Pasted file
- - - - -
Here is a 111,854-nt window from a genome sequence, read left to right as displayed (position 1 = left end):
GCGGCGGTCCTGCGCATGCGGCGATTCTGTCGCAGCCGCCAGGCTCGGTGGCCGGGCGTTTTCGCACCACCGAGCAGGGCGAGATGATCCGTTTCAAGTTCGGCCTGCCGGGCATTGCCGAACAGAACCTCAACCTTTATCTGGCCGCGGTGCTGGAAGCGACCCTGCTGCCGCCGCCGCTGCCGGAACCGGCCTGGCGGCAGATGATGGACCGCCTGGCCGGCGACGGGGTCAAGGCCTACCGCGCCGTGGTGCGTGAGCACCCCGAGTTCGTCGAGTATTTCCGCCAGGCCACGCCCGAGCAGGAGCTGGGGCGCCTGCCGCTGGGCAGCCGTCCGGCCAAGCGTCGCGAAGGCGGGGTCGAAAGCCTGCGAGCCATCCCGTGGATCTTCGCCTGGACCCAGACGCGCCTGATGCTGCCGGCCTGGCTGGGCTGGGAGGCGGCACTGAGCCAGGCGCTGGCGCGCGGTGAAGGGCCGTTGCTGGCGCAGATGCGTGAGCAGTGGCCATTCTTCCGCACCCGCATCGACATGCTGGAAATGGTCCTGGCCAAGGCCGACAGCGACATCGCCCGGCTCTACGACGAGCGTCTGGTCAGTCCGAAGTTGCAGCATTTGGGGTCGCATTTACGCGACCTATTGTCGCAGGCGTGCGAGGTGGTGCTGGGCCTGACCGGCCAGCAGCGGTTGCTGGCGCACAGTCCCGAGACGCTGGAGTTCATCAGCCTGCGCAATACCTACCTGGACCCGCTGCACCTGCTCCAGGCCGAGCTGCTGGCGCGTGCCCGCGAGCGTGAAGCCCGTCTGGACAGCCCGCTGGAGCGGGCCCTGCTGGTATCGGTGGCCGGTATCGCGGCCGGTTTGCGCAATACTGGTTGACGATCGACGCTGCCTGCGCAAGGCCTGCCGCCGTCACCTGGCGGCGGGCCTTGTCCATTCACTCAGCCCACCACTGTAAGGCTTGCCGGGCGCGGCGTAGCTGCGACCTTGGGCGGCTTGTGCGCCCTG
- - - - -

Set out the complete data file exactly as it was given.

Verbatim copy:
Here is a 111,854-nt window from a genome sequence, read left to right as displayed (position 1 = left end):
GCGGCGGTCCTGCGCATGCGGCGATTCTGTCGCAGCCGCCAGGCTCGGTGGCCGGGCGTTTTCGCACCACCGAGCAGGGCGAGATGATCCGTTTCAAGTTCGGCCTGCCGGGCATTGCCGAACAGAACCTCAACCTTTATCTGGCCGCGGTGCTGGAAGCGACCCTGCTGCCGCCGCCGCTGCCGGAACCGGCCTGGCGGCAGATGATGGACCGCCTGGCCGGCGACGGGGTCAAGGCCTACCGCGCCGTGGTGCGTGAGCACCCCGAGTTCGTCGAGTATTTCCGCCAGGCCACGCCCGAGCAGGAGCTGGGGCGCCTGCCGCTGGGCAGCCGTCCGGCCAAGCGTCGCGAAGGCGGGGTCGAAAGCCTGCGAGCCATCCCGTGGATCTTCGCCTGGACCCAGACGCGCCTGATGCTGCCGGCCTGGCTGGGCTGGGAGGCGGCACTGAGCCAGGCGCTGGCGCGCGGTGAAGGGCCGTTGCTGGCGCAGATGCGTGAGCAGTGGCCATTCTTCCGCACCCGCATCGACATGCTGGAAATGGTCCTGGCCAAGGCCGACAGCGACATCGCCCGGCTCTACGACGAGCGTCTGGTCAGTCCGAAGTTGCAGCATTTGGGGTCGCATTTACGCGACCTATTGTCGCAGGCGTGCGAGGTGGTGCTGGGCCTGACCGGCCAGCAGCGGTTGCTGGCGCACAGTCCCGAGACGCTGGAGTTCATCAGCCTGCGCAATACCTACCTGGACCCGCTGCACCTGCTCCAGGCCGAGCTGCTGGCGCGTGCCCGCGAGCGTGAAGCCCGTCTGGACAGCCCGCTGGAGCGGGCCCTGCTGGTATCGGTGGCCGGTATCGCGGCCGGTTTGCGCAATACTGGTTGACGATCGACGCTGCCTGCGCAAGGCCTGCCGCCGTCACCTGGCGGCGGGCCTTGTCCATTCACTCAGCCCACCACTGTAAGGCTTGCCGGGCGCGGCGTAGCTGCGACCTTGGGCGGCTTGTGCGCCCTG